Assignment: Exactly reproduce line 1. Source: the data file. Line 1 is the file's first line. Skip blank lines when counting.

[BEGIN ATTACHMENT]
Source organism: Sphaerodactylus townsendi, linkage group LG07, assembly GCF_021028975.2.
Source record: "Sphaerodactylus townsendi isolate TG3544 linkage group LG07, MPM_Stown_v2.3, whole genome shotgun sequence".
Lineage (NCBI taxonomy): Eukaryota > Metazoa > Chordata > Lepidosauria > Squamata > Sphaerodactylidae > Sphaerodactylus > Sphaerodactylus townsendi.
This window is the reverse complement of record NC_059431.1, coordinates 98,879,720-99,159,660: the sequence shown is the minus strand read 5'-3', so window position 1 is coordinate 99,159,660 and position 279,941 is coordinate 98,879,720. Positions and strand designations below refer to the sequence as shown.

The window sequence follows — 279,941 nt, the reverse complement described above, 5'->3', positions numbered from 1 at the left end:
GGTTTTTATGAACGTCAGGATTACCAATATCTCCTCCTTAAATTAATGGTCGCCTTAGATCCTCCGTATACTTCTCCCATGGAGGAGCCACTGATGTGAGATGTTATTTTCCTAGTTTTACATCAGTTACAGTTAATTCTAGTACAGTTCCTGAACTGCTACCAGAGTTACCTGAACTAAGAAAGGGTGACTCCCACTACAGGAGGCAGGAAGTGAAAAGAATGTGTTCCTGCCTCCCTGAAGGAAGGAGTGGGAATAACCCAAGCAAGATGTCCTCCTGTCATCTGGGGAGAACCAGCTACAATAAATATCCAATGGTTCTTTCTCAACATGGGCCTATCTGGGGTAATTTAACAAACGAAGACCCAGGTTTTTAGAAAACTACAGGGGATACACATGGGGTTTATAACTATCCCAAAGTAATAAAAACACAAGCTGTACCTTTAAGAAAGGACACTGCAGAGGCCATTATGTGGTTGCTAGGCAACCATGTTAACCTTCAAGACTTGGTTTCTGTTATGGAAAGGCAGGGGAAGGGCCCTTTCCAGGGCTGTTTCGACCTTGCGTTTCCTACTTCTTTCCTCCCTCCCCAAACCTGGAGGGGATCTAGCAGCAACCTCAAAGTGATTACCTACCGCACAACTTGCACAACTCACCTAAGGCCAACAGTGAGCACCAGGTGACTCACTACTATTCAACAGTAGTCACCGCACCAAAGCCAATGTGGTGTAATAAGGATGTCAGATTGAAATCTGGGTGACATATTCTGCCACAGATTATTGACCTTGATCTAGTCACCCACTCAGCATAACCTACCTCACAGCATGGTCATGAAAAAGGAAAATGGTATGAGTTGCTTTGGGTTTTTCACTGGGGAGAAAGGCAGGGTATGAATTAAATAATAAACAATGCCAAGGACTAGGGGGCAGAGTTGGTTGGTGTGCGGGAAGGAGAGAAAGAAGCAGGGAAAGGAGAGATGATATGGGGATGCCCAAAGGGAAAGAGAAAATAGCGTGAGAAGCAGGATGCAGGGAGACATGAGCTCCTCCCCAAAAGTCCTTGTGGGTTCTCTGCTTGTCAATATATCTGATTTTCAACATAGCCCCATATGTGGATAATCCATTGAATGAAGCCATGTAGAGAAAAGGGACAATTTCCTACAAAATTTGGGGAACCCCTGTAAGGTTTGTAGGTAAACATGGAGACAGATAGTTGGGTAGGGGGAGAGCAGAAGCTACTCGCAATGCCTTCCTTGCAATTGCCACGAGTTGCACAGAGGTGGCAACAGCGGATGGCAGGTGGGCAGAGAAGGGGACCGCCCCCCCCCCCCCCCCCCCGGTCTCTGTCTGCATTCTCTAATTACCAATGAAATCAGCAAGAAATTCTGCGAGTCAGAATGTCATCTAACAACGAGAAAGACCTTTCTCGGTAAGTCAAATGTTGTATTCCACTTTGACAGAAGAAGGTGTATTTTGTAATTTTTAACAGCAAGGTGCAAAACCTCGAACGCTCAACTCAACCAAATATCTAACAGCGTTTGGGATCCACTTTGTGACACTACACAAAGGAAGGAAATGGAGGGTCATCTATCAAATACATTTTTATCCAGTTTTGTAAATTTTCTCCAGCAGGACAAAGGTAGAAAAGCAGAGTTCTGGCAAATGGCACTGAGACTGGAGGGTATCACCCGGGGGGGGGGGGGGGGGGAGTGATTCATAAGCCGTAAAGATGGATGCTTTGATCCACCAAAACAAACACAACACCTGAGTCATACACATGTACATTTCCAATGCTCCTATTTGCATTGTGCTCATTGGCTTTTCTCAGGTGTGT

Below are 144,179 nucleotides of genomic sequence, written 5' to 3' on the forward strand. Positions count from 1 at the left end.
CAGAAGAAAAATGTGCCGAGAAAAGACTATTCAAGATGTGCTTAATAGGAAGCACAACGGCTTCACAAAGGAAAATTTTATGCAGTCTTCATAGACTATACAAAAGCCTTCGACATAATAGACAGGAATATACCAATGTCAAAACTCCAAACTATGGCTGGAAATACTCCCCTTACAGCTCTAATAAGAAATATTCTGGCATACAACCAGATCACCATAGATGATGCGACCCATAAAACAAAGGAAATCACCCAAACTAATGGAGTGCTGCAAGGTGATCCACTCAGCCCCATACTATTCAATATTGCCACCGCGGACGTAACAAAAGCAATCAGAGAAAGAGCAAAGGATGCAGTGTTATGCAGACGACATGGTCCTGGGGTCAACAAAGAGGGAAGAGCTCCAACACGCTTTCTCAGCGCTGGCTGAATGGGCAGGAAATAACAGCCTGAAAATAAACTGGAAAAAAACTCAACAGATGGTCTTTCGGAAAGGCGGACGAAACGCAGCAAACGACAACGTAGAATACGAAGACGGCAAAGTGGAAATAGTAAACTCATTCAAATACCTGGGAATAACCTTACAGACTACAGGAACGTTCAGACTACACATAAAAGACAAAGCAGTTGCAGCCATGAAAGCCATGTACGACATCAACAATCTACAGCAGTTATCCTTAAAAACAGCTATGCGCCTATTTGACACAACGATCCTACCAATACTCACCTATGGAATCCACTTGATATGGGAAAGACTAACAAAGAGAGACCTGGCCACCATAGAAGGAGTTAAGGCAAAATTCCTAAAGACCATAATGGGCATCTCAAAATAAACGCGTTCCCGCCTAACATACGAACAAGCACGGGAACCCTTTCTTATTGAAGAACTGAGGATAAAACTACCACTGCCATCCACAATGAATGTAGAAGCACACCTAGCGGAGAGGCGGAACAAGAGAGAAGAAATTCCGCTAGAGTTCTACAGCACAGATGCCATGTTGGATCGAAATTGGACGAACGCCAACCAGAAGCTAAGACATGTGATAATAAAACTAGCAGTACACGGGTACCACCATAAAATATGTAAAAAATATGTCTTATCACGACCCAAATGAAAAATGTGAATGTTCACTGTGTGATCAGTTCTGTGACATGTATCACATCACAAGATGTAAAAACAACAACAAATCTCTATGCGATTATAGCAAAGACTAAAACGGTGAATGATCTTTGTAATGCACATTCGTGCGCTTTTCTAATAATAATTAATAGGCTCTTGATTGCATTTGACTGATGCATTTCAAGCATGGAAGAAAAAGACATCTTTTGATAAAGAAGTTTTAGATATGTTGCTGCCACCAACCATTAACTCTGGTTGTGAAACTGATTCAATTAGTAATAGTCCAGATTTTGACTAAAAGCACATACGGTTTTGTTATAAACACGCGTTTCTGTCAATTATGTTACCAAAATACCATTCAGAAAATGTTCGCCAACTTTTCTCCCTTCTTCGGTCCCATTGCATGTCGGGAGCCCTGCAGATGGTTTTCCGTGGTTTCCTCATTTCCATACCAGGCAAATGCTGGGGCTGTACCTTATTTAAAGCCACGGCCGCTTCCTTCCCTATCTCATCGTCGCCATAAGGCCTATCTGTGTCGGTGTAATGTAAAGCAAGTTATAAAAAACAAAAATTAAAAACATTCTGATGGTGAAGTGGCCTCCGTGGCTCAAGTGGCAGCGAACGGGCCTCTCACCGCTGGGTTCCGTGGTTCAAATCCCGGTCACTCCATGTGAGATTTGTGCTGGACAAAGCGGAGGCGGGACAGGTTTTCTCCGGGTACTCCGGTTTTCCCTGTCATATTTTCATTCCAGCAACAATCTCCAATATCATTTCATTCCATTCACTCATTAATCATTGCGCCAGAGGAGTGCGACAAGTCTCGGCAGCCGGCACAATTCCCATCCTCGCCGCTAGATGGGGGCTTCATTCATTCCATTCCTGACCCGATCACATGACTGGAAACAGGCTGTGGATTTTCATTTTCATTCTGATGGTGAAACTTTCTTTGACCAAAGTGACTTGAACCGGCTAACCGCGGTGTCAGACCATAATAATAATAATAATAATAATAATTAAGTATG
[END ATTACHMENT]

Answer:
Source organism: Sphaerodactylus townsendi, linkage group LG07, assembly GCF_021028975.2.